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Save Red Rock


From the President,

The Southern Nevada Climbers Coalition wants to make sure everyone is aware that property overlooking Red Rock Canyon National Conservation Area is trying to be re-zoned for high-density development. This is would cause a host of problems for Red Rock Canyon and the climbers who recreate there, ranging from traffic and air pollution to degrading the overall experience of climbing in Red Rock Canyon. The development could allow for up to 5,000 new homes.

We’ve attached the press release from Save Red Rock that highlights the issue.

There are several key things you can do.

  1. Sign the petition, by going to
  2. Email Commissioner Sue Brager and tell her how you feel about possible high-density development.
  3. Attend the Clark County Planning Commission meeting Tuesday, Oct 18th at 7 PM at the County building at 500 S. Grand Central Parkway
  4. The public can also attend the final vote by Clark County Commissioners on Wednesday, Nov. 2 at 9 a.m., also at 500 S. Grand Central Parkway.

With your help, we can work to preserve the experience at Red Rock Canyon.


Adam Floyd


The Following is a Press Release from the organization Save Red Rock. 


Save Red Rock Rallies Residents and Visitors Opposed to High-Density

Development in Red Rock Canyon

Save Red Rock urges the public to attend public meetings to voice concerns and join

thousands of residents and guest in opposition to rezoning rural land by signing its petition

LAS VEGAS (Oct. 4, 2016) – Save Red Rock (SRR), a citizen’s organization working to preserve and protect

Red Rock Canyon National Conservation Area (RRCNCA) is rallying in opposition to developer Jim

Rhodes’ Gypsum Resources, LLC (Gypsum) proposed 2010.6-acre high-density development near the Red

Rock Canyon Visitor’s Center. Gypsum is asking Clark County Commissioners to rezone the land from rural

to high-density. The proposed development includes 5,000 homes making it equal in size to the third largest

city in Southern Nevada. It would increase pollution and traffic to the Red Rock Canyon area, as well as

raise the cost of water for all Las Vegas Valley residents.

The public is invited to express concern at the Clark County Planning Commission meeting on Tuesday,

Oct.18 at 7 p.m. at the County Building, located at 500 S. Grand Central Parkway. The public can also attend

the final vote by Clark County Commissioners on Wednesday, Nov. 2 at 9 a.m., also at 500 S. Grand Central


Those in opposition to the proposed rezoning can email Commissioner Susan Brager and sign Save Red

Rock’s petition by visiting

At a planning commission hearing on September 20, Clark County Commissioners agreed to issue a 30-day

extension for more public outreach because of a lack of public notification and public meetings on the issue.

The land known as Blue Diamond Hill is located on the top of the mountain directly south of the Red Rock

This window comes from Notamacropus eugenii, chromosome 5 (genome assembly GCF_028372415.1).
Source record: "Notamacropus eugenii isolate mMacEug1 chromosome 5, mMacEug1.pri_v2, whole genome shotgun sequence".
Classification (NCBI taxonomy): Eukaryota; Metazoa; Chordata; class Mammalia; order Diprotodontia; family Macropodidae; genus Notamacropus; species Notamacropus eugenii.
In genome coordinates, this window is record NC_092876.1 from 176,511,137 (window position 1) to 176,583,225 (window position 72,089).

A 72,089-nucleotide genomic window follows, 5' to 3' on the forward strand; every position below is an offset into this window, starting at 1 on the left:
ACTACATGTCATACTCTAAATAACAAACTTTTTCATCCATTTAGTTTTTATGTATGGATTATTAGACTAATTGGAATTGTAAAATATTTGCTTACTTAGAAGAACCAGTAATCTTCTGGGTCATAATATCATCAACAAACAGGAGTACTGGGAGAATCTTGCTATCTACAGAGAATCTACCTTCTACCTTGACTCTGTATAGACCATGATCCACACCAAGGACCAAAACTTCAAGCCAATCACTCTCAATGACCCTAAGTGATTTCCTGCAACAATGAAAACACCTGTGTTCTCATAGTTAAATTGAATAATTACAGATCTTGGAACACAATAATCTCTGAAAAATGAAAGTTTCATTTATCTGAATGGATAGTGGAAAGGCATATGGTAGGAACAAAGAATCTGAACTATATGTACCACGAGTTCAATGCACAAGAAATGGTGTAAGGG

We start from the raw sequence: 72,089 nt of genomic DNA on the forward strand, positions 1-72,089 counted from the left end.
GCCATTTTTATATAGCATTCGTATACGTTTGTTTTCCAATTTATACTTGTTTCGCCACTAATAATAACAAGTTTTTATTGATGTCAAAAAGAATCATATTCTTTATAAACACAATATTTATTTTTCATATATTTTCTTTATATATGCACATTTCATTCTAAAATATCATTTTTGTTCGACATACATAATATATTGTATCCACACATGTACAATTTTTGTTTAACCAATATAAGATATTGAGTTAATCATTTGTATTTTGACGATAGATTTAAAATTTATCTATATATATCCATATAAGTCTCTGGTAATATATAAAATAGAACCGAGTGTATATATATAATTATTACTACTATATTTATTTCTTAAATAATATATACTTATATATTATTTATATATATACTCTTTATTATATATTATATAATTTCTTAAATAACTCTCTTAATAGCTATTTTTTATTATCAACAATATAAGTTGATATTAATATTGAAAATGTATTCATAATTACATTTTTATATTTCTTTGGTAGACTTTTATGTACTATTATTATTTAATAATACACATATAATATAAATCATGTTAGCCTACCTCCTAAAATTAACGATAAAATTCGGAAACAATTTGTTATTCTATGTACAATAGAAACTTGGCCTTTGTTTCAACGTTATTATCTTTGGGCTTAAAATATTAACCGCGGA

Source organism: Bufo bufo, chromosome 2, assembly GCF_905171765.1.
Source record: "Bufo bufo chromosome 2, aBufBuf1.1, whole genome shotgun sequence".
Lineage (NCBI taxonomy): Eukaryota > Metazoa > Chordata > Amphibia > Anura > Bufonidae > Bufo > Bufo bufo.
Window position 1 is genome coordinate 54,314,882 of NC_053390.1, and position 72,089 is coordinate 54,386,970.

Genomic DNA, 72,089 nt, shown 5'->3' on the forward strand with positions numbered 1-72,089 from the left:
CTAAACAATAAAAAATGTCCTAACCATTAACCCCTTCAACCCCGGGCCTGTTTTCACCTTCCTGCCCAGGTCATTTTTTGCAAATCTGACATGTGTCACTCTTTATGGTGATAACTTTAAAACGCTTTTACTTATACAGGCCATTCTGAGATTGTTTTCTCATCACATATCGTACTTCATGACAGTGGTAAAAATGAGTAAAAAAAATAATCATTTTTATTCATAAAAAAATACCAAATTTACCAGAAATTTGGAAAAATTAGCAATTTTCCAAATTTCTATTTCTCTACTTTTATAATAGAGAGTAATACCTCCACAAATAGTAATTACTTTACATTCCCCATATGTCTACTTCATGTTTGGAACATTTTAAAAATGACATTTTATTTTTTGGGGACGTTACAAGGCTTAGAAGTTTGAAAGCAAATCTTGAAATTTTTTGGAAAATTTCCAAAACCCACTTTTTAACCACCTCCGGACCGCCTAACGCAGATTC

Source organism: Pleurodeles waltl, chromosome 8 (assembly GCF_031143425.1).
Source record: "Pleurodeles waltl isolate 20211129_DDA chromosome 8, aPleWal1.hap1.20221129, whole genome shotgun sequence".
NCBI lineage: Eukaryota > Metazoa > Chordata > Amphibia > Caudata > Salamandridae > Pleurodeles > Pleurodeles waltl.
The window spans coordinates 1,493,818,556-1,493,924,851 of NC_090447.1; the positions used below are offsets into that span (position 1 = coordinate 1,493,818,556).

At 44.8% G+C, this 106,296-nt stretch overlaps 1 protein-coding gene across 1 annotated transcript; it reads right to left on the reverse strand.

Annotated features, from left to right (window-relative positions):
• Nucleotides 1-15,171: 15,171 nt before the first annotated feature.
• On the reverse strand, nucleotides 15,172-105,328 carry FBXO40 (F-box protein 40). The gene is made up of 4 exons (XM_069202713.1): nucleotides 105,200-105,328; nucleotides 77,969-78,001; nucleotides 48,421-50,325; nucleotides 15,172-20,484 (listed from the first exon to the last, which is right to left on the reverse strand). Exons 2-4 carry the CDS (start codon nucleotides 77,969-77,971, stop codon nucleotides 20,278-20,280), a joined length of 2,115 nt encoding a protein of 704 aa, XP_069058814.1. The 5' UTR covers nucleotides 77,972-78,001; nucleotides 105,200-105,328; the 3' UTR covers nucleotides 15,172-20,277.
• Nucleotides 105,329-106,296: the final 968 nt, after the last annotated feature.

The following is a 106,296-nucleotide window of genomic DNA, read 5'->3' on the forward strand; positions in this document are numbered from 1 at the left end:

Visitor’s Center, across SR159 Scenic Byway and borders RRCNCA, 13 Mile Campground, and Southwest

Ridge Recreation Area. Having purchased the land in 2002, in 2011 Gypsum sought approval for highdensity

zoning from the County Commissioners. The plan was put on hold, and the developer tried unsuccessfully

to swap land with the Bureau of Land Management (BLM). Despite letters, petitions


Save Red Rock Rallies in Opposition of Proposed High-Density Development

and documents supporting the transfer by all levels of government, the offer was denied. As a result, the developer

is seeking to have the land rezoned for high-density development.

“Gypsum has the right to build a rural development, which means one house per two acres. Save Red Rock

is not fighting the landowner’s property rights. The controversy is rezoning to high-density, which would

change the character of the canyon. Gypsum Resources is asking the county to approve a major project with

5,040 units,” explains Heather Fisher, SRR president. “This means a master-planned development bringing

an estimated 14,500 residents, more than Boulder City, making it Southern Nevada’s third largest community.

This is not a judgment on the developer’s plan but rather the location, which is not appropriate or sustainable

for the fragile desert ecosystem and peaceful recreational nature of Red Rock Canyon. The impact of

this project is far-reaching.”

Fisher and her husband own Las Vegas Cyclery and Escape Adventures. Her group says the impact of this

development extends to all Vegas Valley residents, by increasing pollution, driving up the cost of water and

posing a threat to one of most majestic features of Las Vegas and its draw for tourism. It has characteristics

similar to other abandoned master-planned projects, such as the failed Coyote Springs development, 55 miles

northeast of Las Vegas.

The Gypsum project proposes a road engineered to accommodate over 44,000 car trips per day from the development

to Blue Diamond Highway (SR160). There are no plans, however, to improve traffic access to the

215 Beltway via Blue Diamond Highway, Fort Apache Road, Durango and Buffalo Drives, and Rainbow

Boulevard, with the heaviest impact affecting the Mountain’s Edge community and Pahrump commuters.

About Save Red Rock

Save Red Rock is a group of concerned citizens working to preserve the safety, serenity, and scenic nature of

Red Rock Canyon. The group strives to protect the rural character and prioritize recreational and environmental

needs over other uses not conducive to the primary uses as determined for the canyon area. For more

information visit or connect with Save Red Rock on Facebook, Instagram and


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Save Red Rock Media Contacts

Gina Traficant,, o. 702.898.2547 c. 818.398.1744

Stephanie Forte,, c. 702.596.9866 o. 702.898.2547

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